Tuesday, 6 February 2007

impractically unreasonable?

I come from a long line of instructors, ad have a deep appreciation for teachers and learning. My parents taught me to love learning, be a lifeong, independent learner and gave me a passion for engaging and inspiring instruction. (my Dad, in particular, always had a very close relationship with his students – we were always going round their houses, going to their weddings, playing with them in the school greenhouses on Saturday). At the same time, they made it very clear that teachers have little control over their destiny despite seeming to have a clear sense of where they were going. I vowed to take a job where I could have some control over my own destiny, and possibly even that of students.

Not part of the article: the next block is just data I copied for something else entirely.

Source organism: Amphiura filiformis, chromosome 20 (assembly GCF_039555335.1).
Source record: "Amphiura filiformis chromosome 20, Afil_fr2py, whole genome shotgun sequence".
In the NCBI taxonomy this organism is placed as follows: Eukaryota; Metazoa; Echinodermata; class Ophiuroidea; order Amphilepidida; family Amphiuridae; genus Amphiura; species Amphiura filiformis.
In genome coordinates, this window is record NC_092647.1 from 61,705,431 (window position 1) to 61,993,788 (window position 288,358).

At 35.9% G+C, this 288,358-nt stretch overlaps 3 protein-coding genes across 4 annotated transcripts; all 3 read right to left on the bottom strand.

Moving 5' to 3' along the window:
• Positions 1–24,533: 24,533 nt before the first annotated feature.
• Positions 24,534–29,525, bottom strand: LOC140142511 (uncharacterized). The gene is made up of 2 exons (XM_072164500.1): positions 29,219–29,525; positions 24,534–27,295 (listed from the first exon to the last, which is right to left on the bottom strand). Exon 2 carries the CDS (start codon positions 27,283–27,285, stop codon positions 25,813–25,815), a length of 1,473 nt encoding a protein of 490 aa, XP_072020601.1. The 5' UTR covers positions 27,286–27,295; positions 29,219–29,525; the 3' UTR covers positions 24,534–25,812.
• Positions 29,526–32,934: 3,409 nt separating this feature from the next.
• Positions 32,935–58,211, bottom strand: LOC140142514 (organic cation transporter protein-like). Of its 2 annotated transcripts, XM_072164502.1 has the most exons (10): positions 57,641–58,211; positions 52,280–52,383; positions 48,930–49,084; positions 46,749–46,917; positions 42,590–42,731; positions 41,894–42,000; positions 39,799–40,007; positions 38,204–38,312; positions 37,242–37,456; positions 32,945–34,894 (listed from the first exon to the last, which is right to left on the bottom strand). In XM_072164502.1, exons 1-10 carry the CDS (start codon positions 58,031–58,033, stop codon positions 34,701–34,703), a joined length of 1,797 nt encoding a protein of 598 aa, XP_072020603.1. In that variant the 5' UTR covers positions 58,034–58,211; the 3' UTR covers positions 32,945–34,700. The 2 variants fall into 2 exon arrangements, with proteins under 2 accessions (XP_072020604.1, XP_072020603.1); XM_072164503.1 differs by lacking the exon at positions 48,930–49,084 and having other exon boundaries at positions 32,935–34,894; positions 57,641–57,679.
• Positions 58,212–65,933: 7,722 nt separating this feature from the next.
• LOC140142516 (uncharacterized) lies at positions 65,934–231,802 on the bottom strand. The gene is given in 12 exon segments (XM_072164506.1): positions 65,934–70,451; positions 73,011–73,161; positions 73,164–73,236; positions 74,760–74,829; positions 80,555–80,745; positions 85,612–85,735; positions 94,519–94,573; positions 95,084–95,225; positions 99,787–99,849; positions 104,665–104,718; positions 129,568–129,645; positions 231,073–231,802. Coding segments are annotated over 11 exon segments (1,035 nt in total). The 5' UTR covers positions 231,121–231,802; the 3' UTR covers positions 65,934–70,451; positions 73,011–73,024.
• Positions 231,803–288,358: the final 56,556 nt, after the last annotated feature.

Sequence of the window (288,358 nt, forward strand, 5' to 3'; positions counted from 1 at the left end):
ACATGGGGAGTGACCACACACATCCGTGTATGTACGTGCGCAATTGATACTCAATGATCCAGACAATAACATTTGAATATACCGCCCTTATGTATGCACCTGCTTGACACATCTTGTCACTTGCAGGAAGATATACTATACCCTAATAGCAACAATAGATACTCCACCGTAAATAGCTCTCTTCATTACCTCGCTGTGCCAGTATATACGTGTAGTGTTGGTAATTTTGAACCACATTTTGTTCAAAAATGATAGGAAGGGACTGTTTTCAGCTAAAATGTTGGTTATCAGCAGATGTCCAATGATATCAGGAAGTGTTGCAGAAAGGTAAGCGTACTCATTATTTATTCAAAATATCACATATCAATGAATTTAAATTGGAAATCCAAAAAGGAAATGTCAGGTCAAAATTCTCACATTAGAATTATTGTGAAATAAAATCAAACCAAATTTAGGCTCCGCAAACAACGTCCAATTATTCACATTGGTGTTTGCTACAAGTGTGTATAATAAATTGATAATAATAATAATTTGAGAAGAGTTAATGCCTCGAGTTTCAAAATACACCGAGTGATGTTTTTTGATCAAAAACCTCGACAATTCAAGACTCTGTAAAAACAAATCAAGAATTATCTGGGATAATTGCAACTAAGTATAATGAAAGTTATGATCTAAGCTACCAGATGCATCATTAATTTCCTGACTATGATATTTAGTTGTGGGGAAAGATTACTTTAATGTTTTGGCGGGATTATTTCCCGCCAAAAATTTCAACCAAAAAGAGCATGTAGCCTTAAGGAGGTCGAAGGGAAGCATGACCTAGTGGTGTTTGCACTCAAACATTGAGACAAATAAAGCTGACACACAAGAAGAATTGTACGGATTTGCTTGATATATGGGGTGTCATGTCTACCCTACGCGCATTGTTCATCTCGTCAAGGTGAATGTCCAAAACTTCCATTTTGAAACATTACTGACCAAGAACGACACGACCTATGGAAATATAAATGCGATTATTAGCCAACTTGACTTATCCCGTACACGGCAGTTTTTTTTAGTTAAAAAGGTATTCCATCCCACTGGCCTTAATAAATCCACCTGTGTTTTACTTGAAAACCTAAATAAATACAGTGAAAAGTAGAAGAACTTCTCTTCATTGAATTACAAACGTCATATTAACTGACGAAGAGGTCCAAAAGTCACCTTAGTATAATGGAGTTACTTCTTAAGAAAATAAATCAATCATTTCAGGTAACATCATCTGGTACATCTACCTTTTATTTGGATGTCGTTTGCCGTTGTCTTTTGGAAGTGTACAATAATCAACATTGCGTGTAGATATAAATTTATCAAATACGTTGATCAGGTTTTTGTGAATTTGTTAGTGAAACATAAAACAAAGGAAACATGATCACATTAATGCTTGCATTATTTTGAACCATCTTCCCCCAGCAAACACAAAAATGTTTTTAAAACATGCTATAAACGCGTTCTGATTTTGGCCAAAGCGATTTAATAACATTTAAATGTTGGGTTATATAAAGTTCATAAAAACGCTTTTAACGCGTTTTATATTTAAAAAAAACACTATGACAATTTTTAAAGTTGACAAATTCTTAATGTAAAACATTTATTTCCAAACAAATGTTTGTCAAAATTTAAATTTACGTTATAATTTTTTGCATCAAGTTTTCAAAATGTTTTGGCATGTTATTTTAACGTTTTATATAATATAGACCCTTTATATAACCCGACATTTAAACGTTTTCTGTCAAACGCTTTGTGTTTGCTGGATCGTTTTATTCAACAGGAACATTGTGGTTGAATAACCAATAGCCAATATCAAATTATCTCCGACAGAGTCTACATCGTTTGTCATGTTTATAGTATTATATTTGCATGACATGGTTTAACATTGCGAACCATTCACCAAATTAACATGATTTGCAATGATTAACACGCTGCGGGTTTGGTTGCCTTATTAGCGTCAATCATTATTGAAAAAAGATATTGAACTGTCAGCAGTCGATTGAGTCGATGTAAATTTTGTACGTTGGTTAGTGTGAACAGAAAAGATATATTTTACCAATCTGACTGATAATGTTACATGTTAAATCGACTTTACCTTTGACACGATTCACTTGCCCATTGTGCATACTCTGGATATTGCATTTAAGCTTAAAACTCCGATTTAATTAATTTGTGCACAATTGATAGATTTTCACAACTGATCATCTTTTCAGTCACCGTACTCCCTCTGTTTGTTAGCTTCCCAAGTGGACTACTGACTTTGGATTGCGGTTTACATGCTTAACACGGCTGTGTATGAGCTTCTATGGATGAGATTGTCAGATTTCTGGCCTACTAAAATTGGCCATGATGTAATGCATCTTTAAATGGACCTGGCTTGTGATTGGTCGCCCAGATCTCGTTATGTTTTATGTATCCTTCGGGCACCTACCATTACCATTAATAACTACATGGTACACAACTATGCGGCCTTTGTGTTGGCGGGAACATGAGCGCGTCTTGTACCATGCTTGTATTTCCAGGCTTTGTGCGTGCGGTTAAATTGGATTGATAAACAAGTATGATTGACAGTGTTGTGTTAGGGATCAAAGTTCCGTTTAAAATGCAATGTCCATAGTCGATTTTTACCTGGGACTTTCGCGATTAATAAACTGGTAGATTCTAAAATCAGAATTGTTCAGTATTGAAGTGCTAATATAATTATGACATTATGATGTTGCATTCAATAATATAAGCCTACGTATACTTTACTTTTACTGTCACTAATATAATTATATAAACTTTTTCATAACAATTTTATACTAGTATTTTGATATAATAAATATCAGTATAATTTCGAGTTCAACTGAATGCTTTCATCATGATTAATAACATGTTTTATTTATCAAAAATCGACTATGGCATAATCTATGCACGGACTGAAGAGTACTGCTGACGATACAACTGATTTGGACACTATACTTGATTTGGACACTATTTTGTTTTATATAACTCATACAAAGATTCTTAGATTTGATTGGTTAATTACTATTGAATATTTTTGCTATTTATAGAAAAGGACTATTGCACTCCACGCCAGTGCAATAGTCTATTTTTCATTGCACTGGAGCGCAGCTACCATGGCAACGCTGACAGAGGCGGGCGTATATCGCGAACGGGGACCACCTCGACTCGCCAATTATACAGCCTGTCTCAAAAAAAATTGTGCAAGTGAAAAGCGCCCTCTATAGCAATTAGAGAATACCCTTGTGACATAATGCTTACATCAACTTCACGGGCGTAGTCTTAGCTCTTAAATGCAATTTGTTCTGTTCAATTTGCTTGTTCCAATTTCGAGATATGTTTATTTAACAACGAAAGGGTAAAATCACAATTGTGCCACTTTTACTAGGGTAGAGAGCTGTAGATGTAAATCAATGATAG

As a disabled person, I have a unique and intimate relationship with technology spanning 28 years that is at once highly positive but also extremely realistic. I recognise it as both an enabler and a disabler. I am an artist and maker of things, I love media and communication with a passion for animation and new media. Finally, I am drawn to challenge, variety, innovation, the novel and have an appreciation of the sciences, and the arts, and the powerful results when they come together. To put it simply, I saw the role of a learning technologist as creative, imaginative and innovative, varied, communication, teaching….passionate. I would train lecturers to love learning technologies and allow students to have the exerience learning in the way I had experienced it, but also in ways I had only dreamed of experiencing it.

....this kind of dreaming has given me a lot of energy, but it also blinded me to reality. I have not been thinking about the lecturers and what they need, what challenges they need to solve. My dreams have not been practically unreasonable. This is where I need to start if I want to help create inspiring learning experiences for everyone. Learning technologies seem to forget about the existence of lecturers. This may be learner-centric but instructors are still vital.

No comments: